By dkl9, written 2024-218, revised 2024-218 (0 revisions)

Say we have a multivariate function to optimise, like `f` = `x`² + `y`² + `z`², under some constraints, like `g`_{1} = `x`² + `y`² - `z` and `g`_{2} = `y` + `z` - 1, both to equal zero.

The common method is that of Lagrange multipliers.

- Add a variable
`λ`for each constraint function — here, we'll use`λ`_{1}and`λ`_{2}. - Declare the set of equations ∇
`f`=`λ`_{1}∇`g`_{1}+`λ`_{2}∇`g`_{2}. - Bring in the equations
`g`_{1}= 0 and`g`_{2}= 0 (etc, if there are more constraints). - Solve for
`λ`and, more importantly, the inputs`x`,`y`,`z`.

Lagrange multipliers annoy me, insofar as they introduce extra variables. There is another way — arguably more direct, if perhaps more tedious in calculation and less often taught. I found it alone, tho surely someone else did first — probably Euler.

For the sake of a standard answer to check against, let's use Lagrange multipliers.

The gradient of `x`² + `y`² + `z`² is [2`x`, 2`y`, 2`z`].
Likewise, ∇(`x`² + `y`² - `z`) = [2`x`, 2`y`, -1], and ∇(`y` + `z` - 1) = [0, 1, 1].
So step 2 gives these equations:

- 2
`x`= 2`x``λ`_{1} - 2
`y`= 2`y``λ`_{1}+`λ`_{2} - 2
`z`= -`λ`_{1}+`λ`_{2}

It readily follows that `λ`_{1} = 1 or `x` = 0.

If `λ`_{1} = 1, then `λ``2` = 0, and `z` = -1/2.
By the second constraint, `y` + `z` - 1 = 0, find that `y` = 3/2.
By the first constraint, `x`² + `y`² - `z` = 0, find that `x`² = -11/4, which is a contradiction for real inputs.

If `x` = 0, then, by the first constraint, `z` = `y`², and, by the second constraint, `y`² + `y` - 1 = 0, so `y` = (-1 ± sqrt(5))/2 and `z` = (3 ∓ sqrt(5))/2.

With one constraint, the method of Lagrange multipliers reduces to ∇`f` = `λ`∇`g`.
∇`f` and ∇`g` are vectors, which differ by a scalar factor iff they point in the same (or directly opposite) directions iff (for three dimensions) the cross product ∇`f` × ∇`g` = 0 iff (for two dimensions) the two-by-two determinant |∇`f` ∇`g`| = 0.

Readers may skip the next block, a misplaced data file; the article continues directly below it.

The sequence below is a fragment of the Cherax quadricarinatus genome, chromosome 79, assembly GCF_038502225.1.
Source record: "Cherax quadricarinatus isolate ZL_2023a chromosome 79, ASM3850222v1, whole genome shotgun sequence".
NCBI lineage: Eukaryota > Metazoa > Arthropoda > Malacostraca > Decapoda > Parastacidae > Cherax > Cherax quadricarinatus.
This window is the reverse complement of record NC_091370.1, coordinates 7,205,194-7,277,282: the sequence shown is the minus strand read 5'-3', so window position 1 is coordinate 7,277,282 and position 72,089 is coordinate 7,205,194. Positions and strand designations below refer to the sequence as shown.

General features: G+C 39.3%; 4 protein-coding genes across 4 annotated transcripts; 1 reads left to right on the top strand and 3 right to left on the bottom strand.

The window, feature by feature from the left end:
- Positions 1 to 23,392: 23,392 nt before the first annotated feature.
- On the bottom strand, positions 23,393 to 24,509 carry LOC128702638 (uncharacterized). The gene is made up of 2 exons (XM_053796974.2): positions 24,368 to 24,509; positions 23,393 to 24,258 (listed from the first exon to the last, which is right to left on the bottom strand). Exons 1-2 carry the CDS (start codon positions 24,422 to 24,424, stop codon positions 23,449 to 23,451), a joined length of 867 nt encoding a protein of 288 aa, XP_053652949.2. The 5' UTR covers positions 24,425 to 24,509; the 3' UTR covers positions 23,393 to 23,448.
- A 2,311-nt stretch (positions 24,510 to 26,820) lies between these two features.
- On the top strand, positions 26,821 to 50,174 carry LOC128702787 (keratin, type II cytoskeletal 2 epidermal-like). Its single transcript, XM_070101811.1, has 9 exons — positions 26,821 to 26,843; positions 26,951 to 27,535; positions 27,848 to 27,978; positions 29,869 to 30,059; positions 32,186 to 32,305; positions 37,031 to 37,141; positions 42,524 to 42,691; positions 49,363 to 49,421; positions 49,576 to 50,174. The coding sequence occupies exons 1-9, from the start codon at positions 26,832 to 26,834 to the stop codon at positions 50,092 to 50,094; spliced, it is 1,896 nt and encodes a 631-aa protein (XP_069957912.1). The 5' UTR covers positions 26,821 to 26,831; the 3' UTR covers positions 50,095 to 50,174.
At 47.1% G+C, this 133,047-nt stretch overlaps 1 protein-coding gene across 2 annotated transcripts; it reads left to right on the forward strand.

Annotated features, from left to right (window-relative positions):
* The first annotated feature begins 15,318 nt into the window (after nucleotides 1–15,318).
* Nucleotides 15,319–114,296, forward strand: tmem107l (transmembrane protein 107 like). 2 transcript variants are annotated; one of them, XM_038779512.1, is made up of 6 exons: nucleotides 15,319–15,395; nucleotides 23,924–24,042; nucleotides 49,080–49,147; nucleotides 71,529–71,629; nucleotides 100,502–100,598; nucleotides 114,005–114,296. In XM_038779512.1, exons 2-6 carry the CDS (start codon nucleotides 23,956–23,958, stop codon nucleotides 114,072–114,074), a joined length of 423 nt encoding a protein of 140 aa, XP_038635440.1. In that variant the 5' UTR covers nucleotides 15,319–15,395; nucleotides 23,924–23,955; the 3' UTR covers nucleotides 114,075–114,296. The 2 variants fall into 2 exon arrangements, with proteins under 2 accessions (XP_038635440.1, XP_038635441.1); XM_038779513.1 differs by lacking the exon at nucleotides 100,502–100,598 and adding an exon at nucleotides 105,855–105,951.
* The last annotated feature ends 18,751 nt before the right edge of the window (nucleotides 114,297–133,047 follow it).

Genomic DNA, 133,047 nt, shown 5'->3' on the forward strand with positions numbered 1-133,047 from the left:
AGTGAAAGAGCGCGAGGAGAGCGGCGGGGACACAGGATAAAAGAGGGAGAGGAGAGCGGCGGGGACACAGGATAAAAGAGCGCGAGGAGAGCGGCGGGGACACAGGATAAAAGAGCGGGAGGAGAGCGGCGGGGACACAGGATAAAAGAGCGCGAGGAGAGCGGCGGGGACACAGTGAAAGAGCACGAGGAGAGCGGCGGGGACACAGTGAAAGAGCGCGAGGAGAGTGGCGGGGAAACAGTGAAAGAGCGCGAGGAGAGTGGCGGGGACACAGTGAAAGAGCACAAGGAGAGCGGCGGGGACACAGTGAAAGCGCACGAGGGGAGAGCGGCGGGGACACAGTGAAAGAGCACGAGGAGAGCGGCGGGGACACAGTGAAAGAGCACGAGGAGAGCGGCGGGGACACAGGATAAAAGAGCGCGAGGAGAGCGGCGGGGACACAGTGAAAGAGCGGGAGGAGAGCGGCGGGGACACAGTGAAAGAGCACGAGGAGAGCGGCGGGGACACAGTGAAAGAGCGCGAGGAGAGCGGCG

With two constraints, the method asks when ∇`f` = `λ`∇`g` + `μ`∇`h`.
That would mean ∇`f` is a linear combination of ∇`g` and ∇`h`, which it is iff ∇`f`, ∇`g`, and ∇`h` are all coplanar iff (for three dimensions) the three-by-three determinant |∇`f` ∇`g` ∇`h`| = 0.

As it happens, the cross product is a wolf that can wear determinant's clothing.
Just fill one column with basis vectors: ∇`f` × ∇`g` = |∇`f` ∇`g` [**ê**_{1} **ê**_{2} **ê**_{3}]|.

Likewise, with zero constraints, the "method of Lagrange multipliers" — really, the first-derivative test — asks when ∇`f` = 0.
Fill a three-by-three matrix with two columns of basis vectors: [∇`f` [**ê**_{1} **ê**_{2} **ê**_{3}] [**ê**_{1} **ê**_{2} **ê**_{3}]].
Suppose the basis vectors multiply like the cross product, as in geometric algebra.
Then the determinant, rather than the usual 0 for a matrix with two equal columns, turns out to equal that ordinary column vector ∇`f` (up to a scalar constant).

In every scenario so far — and I claim this holds for higher dimensions and more constraints — the core equations to optimise under constraints are the actual constraint equations, along with a single determinant. The matrix has its columns filled with the gradient of the function to optimise, each constraint gradient, and copies of the basis vectors, in order, to make it square.

Fill a matrix with those gradients given above. We'll take its determinant.

∇f | ∇g_{1} | ∇g_{2} |
---|---|---|

2x | 2x | 0 |

2y | 2y | 1 |

2z | -1 | 1 |

The determinant, when simplified, is 2`x`(1 + 2`z`).
The equations to consider are just

- 2
`x`(1 + 2`z`) = 0 `x`² +`y`² -`z`= 0`y`+`z`- 1 = 0

The first tells us that `x` = 0 or `z` = -1/2.
If `x` = 0, `z` = `y`², so `y`² + `y` - 1 = 0, so `y` = (-1 ± sqrt(5)) / 2, and `z` = (3 ∓ sqrt(5))/2.
If `z` = -1/2, then `y` = 3/2 and `x` is imaginary.
These are the same results as above; the method works, using only the variables given in the problem.